1. Kibana > Discover > select the index pattern
  2. Filter by the staging server by selecting the field and value for the data, eg agent.hostname : “staging-server-123”
  3. Save the search, eg “Staging server logs only”
  4. Repeat these steps for the production server

Create charts

  1. Kibana > Create Visualisation > Pie chart > Type > Saved search > select one of the saved searches created earlier
  2. Now start creating the visualisation: Metrics > leave the default as Slice : Count
  3. This time do NOT split chart
  4. Add more details to the charts using Split Slices as follows
  5. Buckets > Add > Split Slices > Sub aggregation: Terms > Field: user_agent.os.name > Update
  6. This adds browser types to each chart
  7. Buckets > Add > Split Slices > Sub aggregation: Terms > Field: user_agent.os.version > Update
  8. This add browser versions within browser type to each chart
  9. Save the chart
  10. Repeat the same steps for the second server
  11. Add both charts to a dashboard

New field

Caption: Both charts added to a dashboard

Solution Two Summary

Each chart contains only data for that one particular server.

Once this is put onto a dashboard, it is possible to remove the just one of these charts at any time.

Solution 3: Use dashboard filters

Pre-condition: a dashboard exists with each chart containing data from both servers

New field

Caption: pre existing dashboard with no filters applied

Create and apply a filter

  1. Navigate to the dashboard
  2. Near the top left, Add filter > edit filter open
  3. Field: agent.hostname > Operator: is > Value: select a server from the dropdown > Save
  4. The dashboard will be refreshed based upon the saved filter

New field

Adjust an existing filter

  1. Navigate to the dashboard and click on the filter
  2. To reverse the value there are several options
  3. Edit > change the value from “is” to “is not” > Save - this will overwrite the previous filter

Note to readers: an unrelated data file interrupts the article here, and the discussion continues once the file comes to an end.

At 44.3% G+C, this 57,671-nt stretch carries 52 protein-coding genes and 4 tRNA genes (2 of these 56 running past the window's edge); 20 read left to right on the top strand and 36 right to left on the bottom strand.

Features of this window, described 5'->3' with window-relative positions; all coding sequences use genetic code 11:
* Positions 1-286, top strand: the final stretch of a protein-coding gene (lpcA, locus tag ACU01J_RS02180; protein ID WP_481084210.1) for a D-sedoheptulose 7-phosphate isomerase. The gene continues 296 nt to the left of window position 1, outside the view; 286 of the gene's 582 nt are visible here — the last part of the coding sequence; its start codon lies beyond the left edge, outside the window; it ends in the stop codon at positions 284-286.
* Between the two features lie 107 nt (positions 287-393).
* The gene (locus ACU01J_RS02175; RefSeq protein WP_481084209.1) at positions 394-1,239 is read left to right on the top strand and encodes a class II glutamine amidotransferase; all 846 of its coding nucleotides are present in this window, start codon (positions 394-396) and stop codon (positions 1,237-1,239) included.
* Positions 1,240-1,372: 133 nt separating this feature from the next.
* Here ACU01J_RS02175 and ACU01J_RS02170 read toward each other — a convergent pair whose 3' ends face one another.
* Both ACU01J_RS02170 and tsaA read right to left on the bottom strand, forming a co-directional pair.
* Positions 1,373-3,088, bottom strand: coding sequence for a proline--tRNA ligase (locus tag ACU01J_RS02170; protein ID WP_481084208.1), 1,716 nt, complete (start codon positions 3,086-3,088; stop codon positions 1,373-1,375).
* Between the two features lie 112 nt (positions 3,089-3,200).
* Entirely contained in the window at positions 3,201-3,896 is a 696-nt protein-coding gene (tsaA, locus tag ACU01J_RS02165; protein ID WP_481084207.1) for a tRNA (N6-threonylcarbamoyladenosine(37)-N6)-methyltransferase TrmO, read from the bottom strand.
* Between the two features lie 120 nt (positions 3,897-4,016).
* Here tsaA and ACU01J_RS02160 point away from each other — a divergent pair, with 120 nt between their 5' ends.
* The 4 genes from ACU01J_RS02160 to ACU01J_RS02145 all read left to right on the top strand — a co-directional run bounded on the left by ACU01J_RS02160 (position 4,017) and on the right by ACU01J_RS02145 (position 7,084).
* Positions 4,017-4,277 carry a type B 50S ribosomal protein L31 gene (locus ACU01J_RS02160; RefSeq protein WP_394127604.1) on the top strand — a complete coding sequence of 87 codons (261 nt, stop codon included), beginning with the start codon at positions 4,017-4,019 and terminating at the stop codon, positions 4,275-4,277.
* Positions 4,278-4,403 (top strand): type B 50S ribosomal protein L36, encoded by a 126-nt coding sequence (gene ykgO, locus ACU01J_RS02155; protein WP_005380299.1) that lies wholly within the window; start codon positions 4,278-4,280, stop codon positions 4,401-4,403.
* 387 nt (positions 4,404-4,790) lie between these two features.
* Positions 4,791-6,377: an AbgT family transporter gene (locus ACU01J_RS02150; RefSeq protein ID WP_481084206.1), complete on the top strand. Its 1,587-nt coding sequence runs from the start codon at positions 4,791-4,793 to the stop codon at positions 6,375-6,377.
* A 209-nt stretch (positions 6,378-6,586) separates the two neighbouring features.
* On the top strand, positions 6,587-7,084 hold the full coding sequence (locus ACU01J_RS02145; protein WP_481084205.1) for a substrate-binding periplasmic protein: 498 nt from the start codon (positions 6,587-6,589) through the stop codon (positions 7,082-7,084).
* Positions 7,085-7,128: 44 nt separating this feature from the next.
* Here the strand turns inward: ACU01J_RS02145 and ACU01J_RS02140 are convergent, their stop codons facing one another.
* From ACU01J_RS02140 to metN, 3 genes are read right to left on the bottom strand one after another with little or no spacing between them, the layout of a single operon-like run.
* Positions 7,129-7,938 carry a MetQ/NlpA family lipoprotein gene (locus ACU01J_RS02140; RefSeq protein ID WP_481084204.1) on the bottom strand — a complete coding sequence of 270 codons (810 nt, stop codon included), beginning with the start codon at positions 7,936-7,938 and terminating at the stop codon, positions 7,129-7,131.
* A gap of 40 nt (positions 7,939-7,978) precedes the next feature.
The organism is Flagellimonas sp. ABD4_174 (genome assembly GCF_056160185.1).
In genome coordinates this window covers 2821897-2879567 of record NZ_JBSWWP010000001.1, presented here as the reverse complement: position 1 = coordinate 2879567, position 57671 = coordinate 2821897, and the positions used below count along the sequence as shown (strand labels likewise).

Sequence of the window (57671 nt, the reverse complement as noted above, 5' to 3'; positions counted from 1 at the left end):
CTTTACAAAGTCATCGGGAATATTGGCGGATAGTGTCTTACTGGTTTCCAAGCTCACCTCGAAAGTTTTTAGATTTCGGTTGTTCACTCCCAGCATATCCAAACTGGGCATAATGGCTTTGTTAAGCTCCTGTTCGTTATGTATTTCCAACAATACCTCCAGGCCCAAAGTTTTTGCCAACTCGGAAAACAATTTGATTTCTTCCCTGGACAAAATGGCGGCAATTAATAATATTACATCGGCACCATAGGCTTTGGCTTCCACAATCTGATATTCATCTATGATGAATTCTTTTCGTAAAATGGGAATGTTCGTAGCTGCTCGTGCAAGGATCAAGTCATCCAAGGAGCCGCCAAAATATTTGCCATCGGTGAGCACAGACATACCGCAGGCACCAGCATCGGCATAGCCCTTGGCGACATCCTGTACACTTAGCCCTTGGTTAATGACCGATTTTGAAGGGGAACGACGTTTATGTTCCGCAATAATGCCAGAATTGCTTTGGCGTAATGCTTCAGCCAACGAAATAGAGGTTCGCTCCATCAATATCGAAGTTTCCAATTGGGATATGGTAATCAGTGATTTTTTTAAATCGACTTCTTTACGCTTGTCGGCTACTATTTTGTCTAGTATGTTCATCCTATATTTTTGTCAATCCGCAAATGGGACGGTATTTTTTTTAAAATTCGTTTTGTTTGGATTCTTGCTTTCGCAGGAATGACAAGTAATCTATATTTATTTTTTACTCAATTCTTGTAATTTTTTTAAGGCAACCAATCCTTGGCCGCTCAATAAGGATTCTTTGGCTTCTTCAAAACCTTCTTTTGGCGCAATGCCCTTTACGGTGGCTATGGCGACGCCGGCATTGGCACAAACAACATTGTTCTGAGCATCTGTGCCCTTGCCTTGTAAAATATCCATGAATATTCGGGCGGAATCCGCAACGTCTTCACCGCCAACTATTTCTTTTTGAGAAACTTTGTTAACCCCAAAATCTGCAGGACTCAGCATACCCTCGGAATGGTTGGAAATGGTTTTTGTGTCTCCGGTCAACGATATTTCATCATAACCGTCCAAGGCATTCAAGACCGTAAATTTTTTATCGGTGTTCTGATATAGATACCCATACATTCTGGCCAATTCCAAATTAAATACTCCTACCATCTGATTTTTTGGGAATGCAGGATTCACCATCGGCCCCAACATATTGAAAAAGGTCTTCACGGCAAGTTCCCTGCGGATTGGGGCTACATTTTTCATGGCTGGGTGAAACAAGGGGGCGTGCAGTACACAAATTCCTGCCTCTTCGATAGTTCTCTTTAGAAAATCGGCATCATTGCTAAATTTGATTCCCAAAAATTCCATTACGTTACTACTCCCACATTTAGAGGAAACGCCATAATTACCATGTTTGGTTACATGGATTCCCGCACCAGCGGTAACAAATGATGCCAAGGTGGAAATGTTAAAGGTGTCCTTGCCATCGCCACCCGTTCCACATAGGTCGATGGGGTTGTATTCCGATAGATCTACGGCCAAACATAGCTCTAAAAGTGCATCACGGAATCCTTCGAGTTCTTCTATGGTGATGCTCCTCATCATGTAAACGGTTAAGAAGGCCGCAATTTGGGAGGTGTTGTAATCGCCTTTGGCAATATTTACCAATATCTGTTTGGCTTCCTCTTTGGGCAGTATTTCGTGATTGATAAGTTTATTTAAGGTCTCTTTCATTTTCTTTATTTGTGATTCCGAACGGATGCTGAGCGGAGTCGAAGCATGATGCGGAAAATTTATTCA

4. Edit > Exclude results
  5. Edit > Temporarily disable
  6. The dashboard will be refreshed based upon the saved filter

New field

Click on a chart element to filter

  1. Pre-condition: One of the charts shows a breakdown of values that you want to filter on, in this case, a chart showing hostnames
  2. Click on one of the hostnames on the hostname chart
  3. The dashboard will be refreshed based upon the filter, and the filter will show at the top
  4. The filter can be edited as per “adjusting exiting filter” or removed altogether by clicking the “x” on the filter itself

New field

Caption: the hostname piechart

New field

Caption: Click the “piece” of the hostname piechart to filter by

New field

Caption: After clicking on the part of the chart to fitler by, the filter is applied automatically

Solution Three Summary

Filters are a quick way to break down the data by categories or particular values from a dashboard

Filters can also be saved and used in Kibana > Discover and Visualise

In addition the filter can be made available by default if click on filter and select “Pin across all apps”

Other solutions

These are not the only solutions, as for example it is possible to

  1. create a visualisation of type “Control” which creates a drop down populated by what you wish to filter. This Control can be added to a Dashbooard and used as a filter
  2. filter data directly from each server into separate indices

Neither of these will be covered in this blog post.

Conclusion

By enabling visibility into the application and understanding various ways of doing this enables the team to make better decisions while developing and delivering the application.

It is also fun and can really bring a team together from both sides: development and business facing.

Credit goes to the entire team for the initiative to use the Elastic stack and for the ideas and setup in this blog post.